4 Steps You Need to Take When Thinking About Becoming an Accountant

Jun 21, 2019 by

The decision to go into the accounting field is one that will offer the candidate an amazing level of job security. Nearly every business around the world, nonprofits, and government agencies as well, use the services of accountants for tax and payroll purposes. Natural candidates for the position are those that enjoyed math and data projects in high school and have the determination to complete their education. Here are the four steps needed to prepare for an accounting career.

Step One: Earn a Degree

An associate degree in accounting is suitable for those that want to work as a basic accountant or to find a position as a bookkeeper. To become a CPA, the student needs to obtain at least a bachelor’s degree in accounting. Make certain the program chosen is with an accredited school and offers an adequate number of hours.

Competitive individuals will want to continue their education to receive their master’s degree. Employers typically prefer CPA’s with advanced degrees for their upper management positions. However, it is possible for anyone with the ability and the ambition to reach the pinnacle of their industry with a bachelor’s degree.

Step Two: Choose a Direction

Accounting majors need to decide on the direction they hope to take their career. The main decision is if they wish to become a public accountant or a private accountant. Public accountants work for financial companies that offer accounting services to other businesses or to individuals. Private accountants work as a staff accountant for an organization.

The difference is not only about what each requires for a degree. The direction can determine the work hours, the income range, and more. Students need to decide their path while still working towards a degree to enable them to take the courses beneficial to their future goals.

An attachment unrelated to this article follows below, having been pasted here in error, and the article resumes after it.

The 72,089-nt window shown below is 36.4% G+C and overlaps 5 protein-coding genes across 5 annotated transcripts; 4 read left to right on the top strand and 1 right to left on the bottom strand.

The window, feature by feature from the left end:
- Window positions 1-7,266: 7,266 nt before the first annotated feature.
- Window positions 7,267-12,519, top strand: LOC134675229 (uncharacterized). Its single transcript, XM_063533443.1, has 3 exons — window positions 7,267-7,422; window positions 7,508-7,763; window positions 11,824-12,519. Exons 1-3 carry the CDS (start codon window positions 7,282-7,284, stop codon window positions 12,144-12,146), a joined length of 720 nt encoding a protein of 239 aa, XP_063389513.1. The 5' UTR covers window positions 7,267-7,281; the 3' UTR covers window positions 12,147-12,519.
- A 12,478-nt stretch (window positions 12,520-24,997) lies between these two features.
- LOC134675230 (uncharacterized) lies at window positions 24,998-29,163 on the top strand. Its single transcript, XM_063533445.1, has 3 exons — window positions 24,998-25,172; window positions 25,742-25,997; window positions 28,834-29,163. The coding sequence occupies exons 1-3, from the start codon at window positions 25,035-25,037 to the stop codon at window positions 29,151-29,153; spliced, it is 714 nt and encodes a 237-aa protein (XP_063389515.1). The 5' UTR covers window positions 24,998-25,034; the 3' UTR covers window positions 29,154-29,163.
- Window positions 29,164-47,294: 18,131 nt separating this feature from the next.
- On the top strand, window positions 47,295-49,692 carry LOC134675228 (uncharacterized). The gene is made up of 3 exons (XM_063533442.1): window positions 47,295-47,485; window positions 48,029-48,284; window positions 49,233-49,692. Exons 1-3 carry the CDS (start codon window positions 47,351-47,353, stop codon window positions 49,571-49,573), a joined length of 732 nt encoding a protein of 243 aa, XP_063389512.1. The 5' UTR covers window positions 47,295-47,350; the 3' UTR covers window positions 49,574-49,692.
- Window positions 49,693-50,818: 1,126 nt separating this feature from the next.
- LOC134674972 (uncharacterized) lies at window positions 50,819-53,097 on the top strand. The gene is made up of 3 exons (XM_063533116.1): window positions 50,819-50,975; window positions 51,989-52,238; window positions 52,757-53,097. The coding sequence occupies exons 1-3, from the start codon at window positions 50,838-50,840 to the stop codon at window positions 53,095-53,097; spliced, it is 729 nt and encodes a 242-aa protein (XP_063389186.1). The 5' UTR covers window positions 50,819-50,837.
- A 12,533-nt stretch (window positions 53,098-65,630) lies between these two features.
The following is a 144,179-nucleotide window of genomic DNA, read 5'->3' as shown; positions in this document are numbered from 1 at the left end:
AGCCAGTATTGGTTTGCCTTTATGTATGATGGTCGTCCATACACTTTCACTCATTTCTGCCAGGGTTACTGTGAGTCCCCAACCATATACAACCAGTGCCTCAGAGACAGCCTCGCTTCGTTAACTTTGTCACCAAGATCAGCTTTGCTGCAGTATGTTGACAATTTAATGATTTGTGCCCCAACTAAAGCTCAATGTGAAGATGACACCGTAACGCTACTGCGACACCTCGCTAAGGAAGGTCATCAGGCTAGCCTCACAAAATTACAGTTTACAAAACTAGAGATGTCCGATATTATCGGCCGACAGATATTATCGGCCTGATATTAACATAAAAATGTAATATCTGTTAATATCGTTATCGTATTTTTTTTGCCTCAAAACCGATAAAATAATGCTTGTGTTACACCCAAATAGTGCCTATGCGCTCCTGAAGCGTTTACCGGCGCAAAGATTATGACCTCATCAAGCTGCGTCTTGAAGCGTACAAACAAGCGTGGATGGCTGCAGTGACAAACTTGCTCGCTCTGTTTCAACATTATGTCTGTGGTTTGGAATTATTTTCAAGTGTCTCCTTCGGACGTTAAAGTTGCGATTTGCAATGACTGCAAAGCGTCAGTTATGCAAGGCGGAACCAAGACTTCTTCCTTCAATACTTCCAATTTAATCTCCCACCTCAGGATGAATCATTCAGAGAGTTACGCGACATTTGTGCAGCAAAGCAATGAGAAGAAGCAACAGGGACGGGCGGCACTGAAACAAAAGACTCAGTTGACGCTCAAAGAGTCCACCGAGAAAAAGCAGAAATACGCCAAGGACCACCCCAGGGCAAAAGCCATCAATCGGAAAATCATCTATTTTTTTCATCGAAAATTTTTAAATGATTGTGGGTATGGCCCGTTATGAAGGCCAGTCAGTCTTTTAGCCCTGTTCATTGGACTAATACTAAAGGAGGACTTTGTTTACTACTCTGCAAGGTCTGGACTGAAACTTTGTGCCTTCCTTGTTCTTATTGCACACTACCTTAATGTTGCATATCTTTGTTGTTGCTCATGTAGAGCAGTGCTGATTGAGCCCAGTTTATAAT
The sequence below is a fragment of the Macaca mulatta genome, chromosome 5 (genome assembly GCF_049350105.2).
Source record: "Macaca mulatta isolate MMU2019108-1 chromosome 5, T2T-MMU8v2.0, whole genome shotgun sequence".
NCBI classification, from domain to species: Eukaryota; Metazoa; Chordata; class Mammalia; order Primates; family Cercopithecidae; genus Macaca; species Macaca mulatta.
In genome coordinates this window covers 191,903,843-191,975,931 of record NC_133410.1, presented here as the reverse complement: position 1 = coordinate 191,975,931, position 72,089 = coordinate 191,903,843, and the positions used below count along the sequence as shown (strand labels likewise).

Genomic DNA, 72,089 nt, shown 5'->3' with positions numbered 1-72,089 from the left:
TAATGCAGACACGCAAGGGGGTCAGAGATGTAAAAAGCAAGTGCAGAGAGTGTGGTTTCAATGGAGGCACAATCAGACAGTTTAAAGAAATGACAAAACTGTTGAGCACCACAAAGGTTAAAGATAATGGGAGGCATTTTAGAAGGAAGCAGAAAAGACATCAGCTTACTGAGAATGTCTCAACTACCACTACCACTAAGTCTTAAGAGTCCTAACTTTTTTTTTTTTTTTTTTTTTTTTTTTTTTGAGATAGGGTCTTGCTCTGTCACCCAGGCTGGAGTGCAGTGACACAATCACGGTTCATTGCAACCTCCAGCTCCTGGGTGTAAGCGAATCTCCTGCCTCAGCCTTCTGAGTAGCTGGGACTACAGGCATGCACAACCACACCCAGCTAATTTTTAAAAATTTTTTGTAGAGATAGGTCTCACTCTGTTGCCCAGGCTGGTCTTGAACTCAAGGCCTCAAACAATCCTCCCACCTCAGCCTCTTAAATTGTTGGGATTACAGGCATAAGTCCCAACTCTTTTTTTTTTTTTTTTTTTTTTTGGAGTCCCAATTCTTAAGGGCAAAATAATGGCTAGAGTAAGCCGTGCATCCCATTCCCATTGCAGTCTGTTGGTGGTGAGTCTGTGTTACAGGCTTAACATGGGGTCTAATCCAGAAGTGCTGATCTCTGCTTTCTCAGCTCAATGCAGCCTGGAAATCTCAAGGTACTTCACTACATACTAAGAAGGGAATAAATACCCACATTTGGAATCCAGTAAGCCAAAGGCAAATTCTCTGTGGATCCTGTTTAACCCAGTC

Step Three: Prepare for Exam

Only people with extensive knowledge pass their CPA exams. Candidates take exams broken into four parts that cover all the responsibilities a CPA could have in their career. Testing takes place quarterly and for the first two months of each quarter. To pass, the individual must pass all four parts within 18 months, or they must start over. The average fail rates prove it is not a simple test. The highest pass rates in the United States occur in Utah, according to NASBA (The National Association of State Boards of Accountancy), and are around 62 percent.

Most accounting candidates do not want to delay their entrance into the working world. The ability to pass the exam on the first try on each part takes extensive preparation. Many receive the preparation through CPA review courses. The program allows people to take the courses at their own pace and have a thorough idea of what to expect when exam time arrives.

Step Four: Pass the Exam

Candidates must prove their eligibility to the state board before they can take the CPA exam. After the individual receives authorization, they will schedule their test date. Test takers must have a passing grade of at least 75 to move from one section to the next. The questions in each section come in the form of smaller tests that vary in the value of how much they affect the final grade. It is not a matter of just answering correctly a certain number of times.

A CPA certification is proof of the dedication and hard work the individual put towards their education. Employers appreciate that level of effort and reward their employees with careers that have endless opportunities for improvement. The U.S. Bureau of Labor Statistics expects the need for CPAs to outpace other occupations, so it is a potentially profitable option for the right candidates.

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